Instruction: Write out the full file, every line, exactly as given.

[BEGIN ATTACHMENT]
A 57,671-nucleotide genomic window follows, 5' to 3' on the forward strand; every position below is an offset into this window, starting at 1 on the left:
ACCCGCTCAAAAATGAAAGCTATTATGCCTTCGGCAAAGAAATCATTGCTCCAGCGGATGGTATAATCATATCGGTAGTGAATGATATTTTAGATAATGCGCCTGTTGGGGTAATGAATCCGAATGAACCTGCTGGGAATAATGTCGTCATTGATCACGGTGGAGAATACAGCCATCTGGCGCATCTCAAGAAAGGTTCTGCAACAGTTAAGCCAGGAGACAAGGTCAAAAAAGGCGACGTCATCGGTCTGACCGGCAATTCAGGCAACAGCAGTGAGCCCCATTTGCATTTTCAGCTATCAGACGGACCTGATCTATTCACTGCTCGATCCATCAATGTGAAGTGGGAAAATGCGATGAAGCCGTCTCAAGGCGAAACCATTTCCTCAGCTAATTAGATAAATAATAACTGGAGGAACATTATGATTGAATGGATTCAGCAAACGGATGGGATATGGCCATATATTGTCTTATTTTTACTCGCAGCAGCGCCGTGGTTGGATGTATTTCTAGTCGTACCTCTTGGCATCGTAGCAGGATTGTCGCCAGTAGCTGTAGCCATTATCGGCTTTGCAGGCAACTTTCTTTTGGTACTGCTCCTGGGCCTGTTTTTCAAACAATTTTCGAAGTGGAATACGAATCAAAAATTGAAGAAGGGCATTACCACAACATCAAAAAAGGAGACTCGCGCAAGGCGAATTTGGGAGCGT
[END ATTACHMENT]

A 57,671-nucleotide genomic window follows, 5' to 3' on the forward strand; every position below is an offset into this window, starting at 1 on the left:
ACCCGCTCAAAAATGAAAGCTATTATGCCTTCGGCAAAGAAATCATTGCTCCAGCGGATGGTATAATCATATCGGTAGTGAATGATATTTTAGATAATGCGCCTGTTGGGGTAATGAATCCGAATGAACCTGCTGGGAATAATGTCGTCATTGATCACGGTGGAGAATACAGCCATCTGGCGCATCTCAAGAAAGGTTCTGCAACAGTTAAGCCAGGAGACAAGGTCAAAAAAGGCGACGTCATCGGTCTGACCGGCAATTCAGGCAACAGCAGTGAGCCCCATTTGCATTTTCAGCTATCAGACGGACCTGATCTATTCACTGCTCGATCCATCAATGTGAAGTGGGAAAATGCGATGAAGCCGTCTCAAGGCGAAACCATTTCCTCAGCTAATTAGATAAATAATAACTGGAGGAACATTATGATTGAATGGATTCAGCAAACGGATGGGATATGGCCATATATTGTCTTATTTTTACTCGCAGCAGCGCCGTGGTTGGATGTATTTCTAGTCGTACCTCTTGGCATCGTAGCAGGATTGTCGCCAGTAGCTGTAGCCATTATCGGCTTTGCAGGCAACTTTCTTTTGGTACTGCTCCTGGGCCTGTTTTTCAAACAATTTTCGAAGTGGAATACGAATCAAAAATTGAAGAAGGGCATTACCACAACATCAAAAAAGGAGACTCGCGCAAGGCGAATTTGGGAGCGT